Posts Tagged ‘Motion Picture Patent Co.’

The movies arrive

Wednesday, November 2nd, 2011

HOLLYWOOD HISTORY

The Movies get moving

 

 

Early filmmaking in Hollywood (LAPL)

  

By Jim Bishop
1979

 

Hollywood wasn’t always an open air asylum. It was founding in 1887 by retired bluenoses as a prohibition town. No drinks, no excitement.  A horse could not turn a corner at a speed greater than six miles per hour. It was a nice place if you were an orange.

 

Movies were unheard of in Hollywood, even in 1900. The flickering shadows were devised in a place called Fort Lee, N.J. It had forests, rocks, cliffs for cliff-hanging, and the Hudson River.

 

The movie industry had two problems. The weather was unpredictable, and Thomas Edison sued producers who used his invention. A romantic two-reeler could be made in three days for $1,000 if the rain stopped and if the process servers got lost on the Dyckman St. ferry.

 

The Selig Polyscope Co. heard from a director, Francis Boggs, that a tiny town called Hollywood, Calif., had everything. There was perpetual sunshine, palm trees, the Santa Monica Mountains for westerns, a beach for provocative mermaids, and an ocean for sea stories.

 

William Selig, the owner, went to see Edison. They organized the Motion Picture Patent Co. Selig was ready to go west. All he had to move were a couple of hand-cranked cameras, a director, a leading man and a leading lady, and a dozen unemployed actors.

 

 

 

 

In March 1909, Selig arrived in Los Angeles. He didn’t have to bring scenery. It was all in place. His two-reelers created envy in the East. In the autumn, Biograph and D.W. Griffith moved to Los Angeles. By spring, Pathé, Vitagraph, Lubin and Kalem had gone west.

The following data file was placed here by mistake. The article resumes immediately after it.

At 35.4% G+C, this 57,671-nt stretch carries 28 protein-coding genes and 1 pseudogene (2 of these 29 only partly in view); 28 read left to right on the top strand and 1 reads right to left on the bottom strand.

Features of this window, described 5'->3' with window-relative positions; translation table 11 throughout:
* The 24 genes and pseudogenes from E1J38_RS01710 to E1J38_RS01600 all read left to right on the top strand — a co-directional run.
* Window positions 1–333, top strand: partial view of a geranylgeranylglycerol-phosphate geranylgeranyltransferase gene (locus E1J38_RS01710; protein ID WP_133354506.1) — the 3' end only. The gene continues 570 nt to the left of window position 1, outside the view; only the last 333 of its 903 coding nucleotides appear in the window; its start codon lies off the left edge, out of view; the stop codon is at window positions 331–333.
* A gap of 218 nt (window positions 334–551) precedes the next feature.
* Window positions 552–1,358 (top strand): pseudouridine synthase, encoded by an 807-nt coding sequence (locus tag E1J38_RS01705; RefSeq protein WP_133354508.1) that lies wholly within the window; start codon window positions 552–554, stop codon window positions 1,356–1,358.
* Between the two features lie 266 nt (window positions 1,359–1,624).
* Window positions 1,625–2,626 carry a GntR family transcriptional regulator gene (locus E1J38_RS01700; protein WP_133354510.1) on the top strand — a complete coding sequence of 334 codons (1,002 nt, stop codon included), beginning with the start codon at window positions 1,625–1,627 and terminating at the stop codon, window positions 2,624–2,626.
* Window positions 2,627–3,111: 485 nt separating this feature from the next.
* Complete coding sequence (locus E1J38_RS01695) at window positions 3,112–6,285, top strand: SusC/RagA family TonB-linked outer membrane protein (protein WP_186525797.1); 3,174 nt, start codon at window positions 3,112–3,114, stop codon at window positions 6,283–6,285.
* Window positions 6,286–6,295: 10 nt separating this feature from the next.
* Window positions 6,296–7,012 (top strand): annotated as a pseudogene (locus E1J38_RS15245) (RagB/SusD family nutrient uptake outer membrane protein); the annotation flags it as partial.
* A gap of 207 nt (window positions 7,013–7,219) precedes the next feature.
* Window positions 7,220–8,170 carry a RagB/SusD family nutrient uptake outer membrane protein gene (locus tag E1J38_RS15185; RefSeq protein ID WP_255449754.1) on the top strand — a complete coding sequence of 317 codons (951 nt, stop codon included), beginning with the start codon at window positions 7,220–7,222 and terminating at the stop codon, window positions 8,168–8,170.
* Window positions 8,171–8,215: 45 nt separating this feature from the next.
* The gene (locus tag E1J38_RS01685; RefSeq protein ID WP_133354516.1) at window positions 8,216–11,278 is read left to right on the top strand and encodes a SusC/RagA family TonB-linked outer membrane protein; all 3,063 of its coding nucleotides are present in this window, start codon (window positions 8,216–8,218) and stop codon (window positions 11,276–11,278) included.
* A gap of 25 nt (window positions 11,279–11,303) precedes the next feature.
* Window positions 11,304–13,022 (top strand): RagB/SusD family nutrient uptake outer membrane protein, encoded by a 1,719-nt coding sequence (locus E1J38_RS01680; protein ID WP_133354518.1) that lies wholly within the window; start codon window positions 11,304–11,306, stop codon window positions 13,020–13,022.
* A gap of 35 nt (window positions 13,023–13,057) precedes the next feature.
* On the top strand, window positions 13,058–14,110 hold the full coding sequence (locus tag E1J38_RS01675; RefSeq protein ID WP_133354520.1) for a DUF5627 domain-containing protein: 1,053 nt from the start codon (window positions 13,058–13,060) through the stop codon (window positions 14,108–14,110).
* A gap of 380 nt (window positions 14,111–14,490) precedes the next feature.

Strangely, they not select the small town of Hollywood. The studios were in Glendale, Pasadena, Santa Barbara, San Diego and Santa Monica. It was not until 1911 that David Horsley moved his Nestor Co. west. The prohibition town, Hollywood, had an abandoned saloon at the corner of Sunset Boulevard and Gower Street.

 

The prohibitionists learned too late that, while it was desirable to have no booze, Hollywood also had no water. The little town was forced to incorporate itself with Los Angeles. Local ordinances became invalid.

 

At the same time, the suburban towns yanked the welcome mat from the movie people. William Fox moved to Hollywood. Carl Laemmle bought the Nestor studio. Essanay and Vitagraph made it unanimous.

 

Mack Sennett shot his comedies at the beach or in the middle of the street. His actors pushed their way into public parades and skidded automobiles over dusty roads to create excitement.

 

 

 

 

Millions of people were paying a nickel a head to see these epics. Charlie Chaplin arrived. So did Harold Lloyd. A teen-ager named Mary Pickford was seen in a nightie, yawning and holding an automobile tire with a credo: Time to Retire.

 

The brought her out. And Mabel Normand, Tom Mix and William Farnum could actually ride a horse. So could William S. Hart. Movie plots became longer, more intricate. High-ceilinged studios were built. The prohibitionists left Hollywood in dismay. To them, it became a place of sin.

 

Cecil B. DeMille heard that Griffith had spent $100,000 on The Birth of a Nation, featuring the Gish sisters. He decided to spend more on sophisticated movies like Why Change Your Wife? and Forbidden Fruit.

 

The movie-goers admired certain actors. This led to the star system. In 1909, a star was paid $5 a day. Five years later, Mary Pickford was earning $1,000 a week. An English comic, Charlie Chaplin was paid $150 a week in 1913 by Mack Sennett. Two years later, he was getting $10,000 a week.

 

What had started as nickel theater became a gigantic industry. Some studios built their own theaters across the nation. Movies seduced the emotions of America two hours at a time—laughter and tears.

 

Where there is big money there are fights, consolidations and codes. The independent producer was squeezed out or bought out. Movie magazines, which pretend to purvey the private lives of the stars, flourished.

 

Pretty girls in Iowa and Maine were told “you ought to be in pictures.” They went out west and, with few exceptions, became hash slingers or worse. Hollywood became the magic Mecca of make-believe.

 

It was, in those days, a sparkling city of fame and light. Today (1979) it is smog and freeways, freaks and drugs, cults and sexual religions, front money and mortgages, stupendous hits and duds, economic knifings and gossip columnists, movie agents and press agents.

 

Baby, you’ve come a long, long way.

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